[extropy-chat] Citizen Cyborg on If Uploads Come First

Robin Hanson rhanson at gmu.edu
Fri Mar 31 18:58:15 UTC 2006

At 12:03 PM 3/31/2006, James Hughes wrote:
>I don't think you are evil. I just think you share the worldview of many
>American economists, and most of the 1990s transhumanists, who prefer a
>minarchist, free-market oriented approach to social policy, and do not
>see redistribution and regulation as desirable or inevitable. ...
> > I do not argue that people should trust  political elites.
>No, only the unfettered market. Is there any form of law, state or
>collective action other than market exchange in your imagined Dawn?

You keep making these false statements about me, which I deny.   I teach
economics and in most lectures I make statements about the desirability
and inevitability of regulation and redistribution.   Really.

>... Yes, labor supply does effect wages, but so do government policies
>like worker safety laws, taxation and minimum wages. The fact that these
>policies are completely off your radar is part of the problem.

I am well aware of such policies.  But my claim that in this context they
would "prevent the vast majority of uploads from existing at all" if they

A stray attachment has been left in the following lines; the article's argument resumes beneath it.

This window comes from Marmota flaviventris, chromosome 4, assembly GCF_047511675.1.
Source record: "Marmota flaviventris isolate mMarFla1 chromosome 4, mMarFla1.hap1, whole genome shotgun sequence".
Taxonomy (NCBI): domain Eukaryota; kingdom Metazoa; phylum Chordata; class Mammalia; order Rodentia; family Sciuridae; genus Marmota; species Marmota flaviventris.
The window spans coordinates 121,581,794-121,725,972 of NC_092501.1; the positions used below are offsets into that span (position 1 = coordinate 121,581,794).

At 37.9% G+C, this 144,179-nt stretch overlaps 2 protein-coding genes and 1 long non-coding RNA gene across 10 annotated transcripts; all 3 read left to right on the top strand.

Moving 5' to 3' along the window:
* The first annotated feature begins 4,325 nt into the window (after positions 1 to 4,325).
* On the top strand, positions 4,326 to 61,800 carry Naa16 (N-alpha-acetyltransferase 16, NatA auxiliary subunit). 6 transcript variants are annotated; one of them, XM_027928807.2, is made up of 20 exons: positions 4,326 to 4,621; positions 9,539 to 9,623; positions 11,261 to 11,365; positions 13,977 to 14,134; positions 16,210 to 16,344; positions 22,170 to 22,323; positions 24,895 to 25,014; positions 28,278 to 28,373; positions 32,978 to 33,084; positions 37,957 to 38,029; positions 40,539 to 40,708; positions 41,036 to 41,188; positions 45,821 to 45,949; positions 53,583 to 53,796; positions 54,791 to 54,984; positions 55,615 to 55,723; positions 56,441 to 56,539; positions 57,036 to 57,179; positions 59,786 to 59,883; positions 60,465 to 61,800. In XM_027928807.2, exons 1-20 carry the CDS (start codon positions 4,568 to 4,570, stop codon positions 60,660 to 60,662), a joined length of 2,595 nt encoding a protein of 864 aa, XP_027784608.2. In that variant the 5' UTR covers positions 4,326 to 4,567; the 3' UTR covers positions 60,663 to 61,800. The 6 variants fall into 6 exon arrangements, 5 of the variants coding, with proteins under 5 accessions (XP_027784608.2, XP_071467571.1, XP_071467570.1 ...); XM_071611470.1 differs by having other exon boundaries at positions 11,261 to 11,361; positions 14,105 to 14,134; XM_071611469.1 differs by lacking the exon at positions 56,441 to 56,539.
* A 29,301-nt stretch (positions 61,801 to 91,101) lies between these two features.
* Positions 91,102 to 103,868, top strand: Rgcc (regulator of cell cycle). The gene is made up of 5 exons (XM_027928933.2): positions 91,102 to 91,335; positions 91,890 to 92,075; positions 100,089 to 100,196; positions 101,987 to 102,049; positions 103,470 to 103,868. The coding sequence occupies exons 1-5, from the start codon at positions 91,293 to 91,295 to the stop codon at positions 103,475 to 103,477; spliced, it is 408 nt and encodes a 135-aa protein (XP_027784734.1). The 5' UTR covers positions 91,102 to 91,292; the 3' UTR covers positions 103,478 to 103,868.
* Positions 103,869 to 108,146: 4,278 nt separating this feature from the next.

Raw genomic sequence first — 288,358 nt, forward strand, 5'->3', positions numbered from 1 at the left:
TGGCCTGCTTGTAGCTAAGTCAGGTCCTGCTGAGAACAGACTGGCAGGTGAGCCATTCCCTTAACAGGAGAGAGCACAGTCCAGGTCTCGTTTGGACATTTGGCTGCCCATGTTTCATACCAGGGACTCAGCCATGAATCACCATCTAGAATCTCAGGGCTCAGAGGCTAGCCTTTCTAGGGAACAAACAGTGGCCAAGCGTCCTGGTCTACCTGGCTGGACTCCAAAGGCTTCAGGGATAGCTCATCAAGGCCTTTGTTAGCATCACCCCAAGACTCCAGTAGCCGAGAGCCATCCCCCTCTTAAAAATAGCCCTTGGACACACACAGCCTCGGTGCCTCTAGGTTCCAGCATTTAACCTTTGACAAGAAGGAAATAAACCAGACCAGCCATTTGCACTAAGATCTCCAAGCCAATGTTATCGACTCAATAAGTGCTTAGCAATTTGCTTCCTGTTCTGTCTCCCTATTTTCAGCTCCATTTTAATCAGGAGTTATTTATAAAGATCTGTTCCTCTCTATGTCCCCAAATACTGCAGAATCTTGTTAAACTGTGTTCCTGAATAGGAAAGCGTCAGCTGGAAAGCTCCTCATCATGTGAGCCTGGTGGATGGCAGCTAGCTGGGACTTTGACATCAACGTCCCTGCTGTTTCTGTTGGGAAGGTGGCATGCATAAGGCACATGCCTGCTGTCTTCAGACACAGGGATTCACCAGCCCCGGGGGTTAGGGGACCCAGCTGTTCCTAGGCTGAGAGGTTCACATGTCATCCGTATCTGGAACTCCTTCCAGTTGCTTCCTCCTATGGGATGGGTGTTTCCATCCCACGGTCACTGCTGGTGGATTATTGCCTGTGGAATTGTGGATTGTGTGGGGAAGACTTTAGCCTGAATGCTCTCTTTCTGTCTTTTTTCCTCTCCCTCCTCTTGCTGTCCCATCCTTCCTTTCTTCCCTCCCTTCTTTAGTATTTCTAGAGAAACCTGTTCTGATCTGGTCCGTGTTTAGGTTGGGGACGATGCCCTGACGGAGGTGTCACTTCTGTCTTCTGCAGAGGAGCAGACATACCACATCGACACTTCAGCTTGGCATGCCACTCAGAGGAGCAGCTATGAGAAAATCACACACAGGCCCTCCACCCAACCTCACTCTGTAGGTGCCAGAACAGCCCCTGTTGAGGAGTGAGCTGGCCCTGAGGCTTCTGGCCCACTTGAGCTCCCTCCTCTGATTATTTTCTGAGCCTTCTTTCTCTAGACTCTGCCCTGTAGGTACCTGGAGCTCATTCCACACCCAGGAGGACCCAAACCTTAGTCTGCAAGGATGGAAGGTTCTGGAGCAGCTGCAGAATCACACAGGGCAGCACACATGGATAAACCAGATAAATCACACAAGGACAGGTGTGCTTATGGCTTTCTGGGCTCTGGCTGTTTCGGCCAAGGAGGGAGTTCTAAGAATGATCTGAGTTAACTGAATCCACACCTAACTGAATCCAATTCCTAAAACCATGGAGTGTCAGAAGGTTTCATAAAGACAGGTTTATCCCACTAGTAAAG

raised wages a lot remains true.

> > while he favors "redistribution," it is not at all clear to me who he
> > wants to take from, and who to give to under the scenario I
> > describe.   After all, given the three distinctions of human/upload,
> > rich/poor, and few/many-copied, there are eight possible
> > classes to consider.
>Rich -> Poor will do nicely thank you, regardless of their number or

I gave a long analysis showing how there were at least five different
ways to conceive of who are the "poor" in such a scenario, and I have
twice now asked you to clarify which of these groups you want to favor
with redistribution.   You complain that I have not supported "redistribution"
but without clarification this can only be a generic slogan.

Robin Hanson  rhanson at gmu.edu  http://hanson.gmu.edu
Associate Professor of Economics, George Mason University
MSN 1D3, Carow Hall, Fairfax VA 22030-4444
703-993-2326  FAX: 703-993-2323 

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